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Questions on the Urey-Miller experiments (OrgMol. formation)

  1. May 19, 2015 #1
    My knowledge of earth science is basically null so please bear with me.

    My first question relates to the soundness of assuming a primitive atmosphere rich with H2O CH4 NH3 and H2 gases (Also not too much presence of O2, as the Urey-Miller atmosphere has to be a "reducing atmosphere"). The wikipedia article mentions this has been criticised but I was left wondering what exactly can you criticise about that? What was the composition of the primitive atmosphere? Where did O2 come from then? What's so special about a "reducing atmosphere"?

    Also, versions of these experiments use 100,000 Volt sparks to initiate chemical reactions. I was searching for the typical potential difference in a thunderbolt and couldn't find anything. What is it? Does this question make sense?

    On the other hand, thunderbolts assume clouds, I think. What evidence is there for the formation of clouds in the primitive atmosphere?

    And my final question is: There exist 500+/- different amino acids. I don't know if they are all found in nature. The ones that are common to life are only 20. Does that mean that all over earth one can only find 20 different amino acids? Or can one find those actual 500? Why would life prefer 20 only out of all those?

    Last edited: May 20, 2015
  2. jcsd
  3. May 21, 2015 #2

    D H

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    Oxygen in the form of oxygen molecules is not very stable. It reacts with lots and lots of stuff. An oxygen atmosphere without a steady resupply of oxygen wouldn't last very long. The primordial (pre-life) atmosphere is almost universally assumed to have been reducing as opposed to oxidizing precisely because oxygen isn't stable. The Miller-Urey experiment was an initial attempt at showing how organic chemicals can arise without life. The first forms of life were almost certainly very primitive and very simple organisms, and they most likely formed from and took advantage of organic compounds that in turn formed from non-biological mechanisms.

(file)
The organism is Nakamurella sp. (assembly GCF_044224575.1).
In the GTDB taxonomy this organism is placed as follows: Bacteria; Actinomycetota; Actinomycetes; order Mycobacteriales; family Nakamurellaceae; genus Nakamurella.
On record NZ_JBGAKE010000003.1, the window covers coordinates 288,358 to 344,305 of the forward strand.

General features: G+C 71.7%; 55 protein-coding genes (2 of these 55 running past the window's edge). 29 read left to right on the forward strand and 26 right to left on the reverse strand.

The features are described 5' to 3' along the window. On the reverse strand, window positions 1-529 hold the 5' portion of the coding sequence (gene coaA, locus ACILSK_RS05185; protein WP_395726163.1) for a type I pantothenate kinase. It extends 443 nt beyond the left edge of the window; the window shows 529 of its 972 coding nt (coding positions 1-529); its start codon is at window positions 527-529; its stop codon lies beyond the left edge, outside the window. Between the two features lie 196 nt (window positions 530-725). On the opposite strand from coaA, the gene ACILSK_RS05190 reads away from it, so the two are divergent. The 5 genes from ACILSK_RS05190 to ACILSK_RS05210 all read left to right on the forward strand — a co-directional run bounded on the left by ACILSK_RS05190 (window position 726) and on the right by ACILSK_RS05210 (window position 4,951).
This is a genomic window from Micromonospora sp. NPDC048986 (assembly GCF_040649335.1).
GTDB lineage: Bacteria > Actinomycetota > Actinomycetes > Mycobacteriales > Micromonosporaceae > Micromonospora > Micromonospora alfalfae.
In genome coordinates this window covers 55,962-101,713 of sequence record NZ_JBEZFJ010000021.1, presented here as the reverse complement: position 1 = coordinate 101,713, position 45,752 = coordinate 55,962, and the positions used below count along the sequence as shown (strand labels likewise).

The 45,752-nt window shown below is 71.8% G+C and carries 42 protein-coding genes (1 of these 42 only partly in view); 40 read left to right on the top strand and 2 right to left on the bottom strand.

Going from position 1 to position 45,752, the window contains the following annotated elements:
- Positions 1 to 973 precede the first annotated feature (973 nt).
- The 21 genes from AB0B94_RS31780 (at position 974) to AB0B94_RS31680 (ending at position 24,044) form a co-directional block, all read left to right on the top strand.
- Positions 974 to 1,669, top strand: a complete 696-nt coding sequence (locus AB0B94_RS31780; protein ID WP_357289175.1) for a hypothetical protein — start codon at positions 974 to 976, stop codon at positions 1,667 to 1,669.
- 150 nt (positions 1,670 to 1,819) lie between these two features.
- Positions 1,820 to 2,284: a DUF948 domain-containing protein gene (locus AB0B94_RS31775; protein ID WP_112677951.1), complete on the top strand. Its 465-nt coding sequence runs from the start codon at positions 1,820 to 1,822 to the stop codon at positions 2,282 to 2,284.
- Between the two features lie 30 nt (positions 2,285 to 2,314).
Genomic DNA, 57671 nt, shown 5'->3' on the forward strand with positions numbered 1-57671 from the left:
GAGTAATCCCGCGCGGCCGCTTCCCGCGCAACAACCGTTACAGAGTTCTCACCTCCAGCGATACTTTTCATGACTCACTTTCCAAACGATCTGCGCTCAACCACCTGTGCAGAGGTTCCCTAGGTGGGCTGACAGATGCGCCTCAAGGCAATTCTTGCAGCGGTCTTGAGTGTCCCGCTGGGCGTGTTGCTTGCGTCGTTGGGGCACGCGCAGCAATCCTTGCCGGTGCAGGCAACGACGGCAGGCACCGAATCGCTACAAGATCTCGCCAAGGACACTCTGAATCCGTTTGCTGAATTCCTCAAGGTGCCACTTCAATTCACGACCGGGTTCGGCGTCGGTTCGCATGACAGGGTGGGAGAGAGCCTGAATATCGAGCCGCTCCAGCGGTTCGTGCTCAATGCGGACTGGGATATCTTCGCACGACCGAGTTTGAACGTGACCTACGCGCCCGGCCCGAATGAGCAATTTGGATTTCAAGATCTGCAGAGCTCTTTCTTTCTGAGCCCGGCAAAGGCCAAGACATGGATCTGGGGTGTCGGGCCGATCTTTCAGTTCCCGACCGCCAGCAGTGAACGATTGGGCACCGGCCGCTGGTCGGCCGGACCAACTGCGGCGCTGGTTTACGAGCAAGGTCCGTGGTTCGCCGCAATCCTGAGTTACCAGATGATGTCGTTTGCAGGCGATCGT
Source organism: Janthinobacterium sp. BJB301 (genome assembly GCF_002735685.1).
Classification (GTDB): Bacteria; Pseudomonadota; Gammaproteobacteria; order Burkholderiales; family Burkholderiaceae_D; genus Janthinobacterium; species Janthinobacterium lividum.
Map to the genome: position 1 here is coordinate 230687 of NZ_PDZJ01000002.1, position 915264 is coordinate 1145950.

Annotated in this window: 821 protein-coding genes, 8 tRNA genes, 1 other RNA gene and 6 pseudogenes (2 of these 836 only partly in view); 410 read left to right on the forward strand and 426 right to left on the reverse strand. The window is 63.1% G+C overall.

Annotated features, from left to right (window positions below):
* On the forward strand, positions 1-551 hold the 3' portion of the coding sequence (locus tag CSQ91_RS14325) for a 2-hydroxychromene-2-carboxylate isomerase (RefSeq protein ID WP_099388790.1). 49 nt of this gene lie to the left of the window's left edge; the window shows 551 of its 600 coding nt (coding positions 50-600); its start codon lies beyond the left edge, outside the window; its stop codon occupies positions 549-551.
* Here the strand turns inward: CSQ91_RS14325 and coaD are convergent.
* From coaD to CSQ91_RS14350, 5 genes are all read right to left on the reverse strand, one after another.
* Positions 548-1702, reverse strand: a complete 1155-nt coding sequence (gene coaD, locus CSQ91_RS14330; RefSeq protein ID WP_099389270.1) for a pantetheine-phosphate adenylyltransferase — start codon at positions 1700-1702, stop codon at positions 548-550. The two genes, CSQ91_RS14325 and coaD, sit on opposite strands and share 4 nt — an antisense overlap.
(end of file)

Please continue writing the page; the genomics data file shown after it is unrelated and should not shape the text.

With regard to where the oxygen in our atmosphere originated, it came from life, cyanobacteria in particular. There is very solid evidence of this. Most, but far from all, of the iron in the Earth sank to the Earth's core during the formation of the Earth. Iron is a highly reducing chemical. You've seen what happens to iron left outdoors: It quickly turns to rust. No free oxygen, no rust.

    Free iron is rather soluble. The Earth's first oceans contained a lot of dissolved iron. When cyanobacteria first formed, all of the waste oxygen produced by photosynthesis went into turning that dissolved free iron into rust. As rust is much less soluble than is free iron, that rust formed by this oxidation event came out of solution and sank to the bottom of the seas. There is evidence of this worldwide in the banded iron formations. Almost all of our easily attainable iron is mined from the rust created by that very primitive photosynthesizing life.
  4. May 21, 2015 #3
    Were cyanobacteria sea creatures in the beginning? Also, what you said about iron bands, does this mean that the ocean's surface became "less deep" gradually? What would motivate such organised bands?

    I'm also confused as to why people say the Urey-Miller atmosphere was similar to that of a volcano eruption. I am confused by this because I think volcano eruptions require the presence of oxygen. Am I wrong in that?

    Do you know of any documentary on youtube or something about primitive earth which you would recommend?

    Do you happen to know something of the other questions I posed in my original post?

    Thanks a lot, your answer was very interesting.
  5. May 22, 2015 #4


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    There is this documentary, but the video doesn't work for me. You may be able to view it.


    You might like this documentary, although it barely touches on stromatolites (formed by the cyanobacteria DH mentioned).

  6. May 22, 2015 #5
    Nice, Evo.

    I'll check them out.
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